E3 2010: Brink PreviewBy Stephen A. Johnson - Posted Jun 18, 2010
What We Know
Splash Damage's first original title, Brink is a first-person shooter that offers team-based multiplayer missions with authored narratives, persistent characters and an approachable nature.
What We Are Seeing
Splash Damage is the company behind Wolfenstein: Enemy Territory, an influential shooter cherished by the hardcore multiplayer community, so you'd probably expect Brink to be an updated hardcore shooter. But you'd be very, very wrong. Brink aspires to make multiplayer shooting fun for everyone, not just dudes who can headshot you from across the map with a hipshot from a sniper rifle. The game's various tools and levels teach you how to play as you go; it's a like training wheels for your FPS.
Enumerated below are some of the major changes Brink is trying to add to first-person-shooters:
- New experience point system: Like most modern shooters, Brink features an experience point system. XP in Brink is acquired not just from kills and assists, but from using the right weapon at the right time. Shooting a faraway enemy with your shotgun might do a bit of damage, but it won't help your XP much, while blasting someone in the face from five feet away with a shotty will max out your experience from that kill. This teaches proper technique, and I could see getting maximum experience from a kill becoming a bit of a mini-game in itself.
The XP for shots and kills is shown on screen, so like some RPGs, you shoot a dude and numbers (and blood) come out of his head to show you how much XP you earned. XP is also increased by helping out with objectives and playing your class correctly, so randomly killing people is always a worse decision than participating in the game itself.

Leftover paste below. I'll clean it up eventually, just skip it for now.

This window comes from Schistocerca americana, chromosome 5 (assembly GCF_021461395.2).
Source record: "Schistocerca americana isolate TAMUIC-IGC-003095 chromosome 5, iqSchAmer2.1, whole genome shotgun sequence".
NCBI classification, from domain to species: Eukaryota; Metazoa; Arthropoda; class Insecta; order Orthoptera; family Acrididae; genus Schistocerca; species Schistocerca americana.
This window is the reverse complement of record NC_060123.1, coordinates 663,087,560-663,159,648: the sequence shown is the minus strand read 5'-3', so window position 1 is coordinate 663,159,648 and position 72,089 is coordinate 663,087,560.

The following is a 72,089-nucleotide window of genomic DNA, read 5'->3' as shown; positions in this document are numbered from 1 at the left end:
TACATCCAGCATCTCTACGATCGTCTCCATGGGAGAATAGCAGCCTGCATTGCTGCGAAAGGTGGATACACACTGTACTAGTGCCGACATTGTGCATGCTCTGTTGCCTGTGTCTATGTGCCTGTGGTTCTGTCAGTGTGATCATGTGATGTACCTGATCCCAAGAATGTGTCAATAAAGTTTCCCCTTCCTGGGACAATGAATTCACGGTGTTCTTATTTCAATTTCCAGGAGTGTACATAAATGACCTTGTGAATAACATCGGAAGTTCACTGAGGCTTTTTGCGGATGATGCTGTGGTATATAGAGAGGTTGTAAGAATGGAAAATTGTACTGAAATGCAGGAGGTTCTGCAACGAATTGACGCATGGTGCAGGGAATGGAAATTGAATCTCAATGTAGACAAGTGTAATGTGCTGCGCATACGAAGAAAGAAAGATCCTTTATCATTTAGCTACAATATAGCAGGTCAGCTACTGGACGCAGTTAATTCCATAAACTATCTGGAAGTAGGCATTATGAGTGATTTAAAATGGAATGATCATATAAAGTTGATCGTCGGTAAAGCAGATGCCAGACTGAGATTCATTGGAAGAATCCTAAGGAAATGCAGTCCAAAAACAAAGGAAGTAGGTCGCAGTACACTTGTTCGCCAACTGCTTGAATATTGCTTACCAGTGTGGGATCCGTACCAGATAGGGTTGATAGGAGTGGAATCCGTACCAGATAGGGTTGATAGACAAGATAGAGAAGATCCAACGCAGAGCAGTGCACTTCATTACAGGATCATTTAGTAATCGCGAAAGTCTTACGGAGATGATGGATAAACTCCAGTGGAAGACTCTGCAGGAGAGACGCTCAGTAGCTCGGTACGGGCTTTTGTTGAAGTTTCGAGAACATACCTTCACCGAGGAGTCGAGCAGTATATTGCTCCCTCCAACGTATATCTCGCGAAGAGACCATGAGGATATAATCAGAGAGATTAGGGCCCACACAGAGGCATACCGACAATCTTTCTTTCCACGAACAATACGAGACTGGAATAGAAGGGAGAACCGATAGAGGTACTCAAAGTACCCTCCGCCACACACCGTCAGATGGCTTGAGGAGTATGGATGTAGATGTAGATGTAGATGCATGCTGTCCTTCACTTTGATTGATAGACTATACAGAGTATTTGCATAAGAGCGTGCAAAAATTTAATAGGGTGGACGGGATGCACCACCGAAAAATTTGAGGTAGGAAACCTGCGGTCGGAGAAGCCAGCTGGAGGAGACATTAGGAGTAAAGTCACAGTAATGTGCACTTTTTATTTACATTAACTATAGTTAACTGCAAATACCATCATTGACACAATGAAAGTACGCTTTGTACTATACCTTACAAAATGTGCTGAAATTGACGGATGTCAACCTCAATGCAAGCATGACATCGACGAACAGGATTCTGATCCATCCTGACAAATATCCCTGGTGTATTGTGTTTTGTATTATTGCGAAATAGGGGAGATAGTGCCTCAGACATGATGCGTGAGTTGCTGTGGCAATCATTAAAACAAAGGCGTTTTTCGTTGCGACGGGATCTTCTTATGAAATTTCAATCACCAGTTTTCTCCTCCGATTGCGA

- Improved reticule: Your screen will indicated to you the actual spread of your weapon's fire, based on what gun you're holding and how far your target is away. Although using a gun’s steel sights will gain you even more experience.
- Very clear objectives: A simple push at any point during the game will highlight the objective, and provide you directive on what to do, as well as pointing your view toward the relevant area on the map. So you'll never be walking around wondering "what do I do??"
- A robust ranking system: Matching you up with similarly skilled players will (hopefully) result in fewer games where you're cannon fodder for more experienced players.
These improvements are all highly customizable, and removable if you prefer, so this isn't a game that's only for noobs who need lessons. More experienced players will be stoked by the game's tight controls, balanced weapon system and impressive graphics.
Although it’s a big part of the game’s raison d’etre, Brink is not multiplayer only. Instead, it's a hybrid between multiplayer, co-op and PvP gameplay. You can start in a game by yourself, have a friend or stranger drop into any level and either help you or help your enemies. Conceivably, all the AI in the game could be gradually, seamlessly replaced by other humans as a game goes on, while you're still on the same map. Very impressive.
The story concerns a war between soldier types and mercenary types, and will allow you to play through the story from either side: essentially, two complete plots in one game.
The game features persistent characters, too, so you'll be the same dude in multiplayer as you are in single, and your dude will gradually earn upgrades in weapons, looks and abilities that carry over into multiplayer as well. We're not talking new hats only here, either. Weapons can be upgraded with bigger clips, silencers, stabilizers and more, and characters can gain unique abilities like combat intution (the ability to "sense" when someone has you in his sights) to more mundane improvements like more speed or more health.
Cosmetic improvements are both an indicator of your sartorial proclivities and an at-a-glance achievement system. If you see a dude running at you with a tattoo he earned from making 1000 headshot kills, you’d better duck.
Brink is walking a fine line between being hardcore enough for the core and easy enough for the beginner. Whether it will actually succeed in opening up the world of FPSs to the non-FPS inclined remains to be seen, but the demo that I played proved one thing beyond a shadow of a doubt: Brink is very, very fun.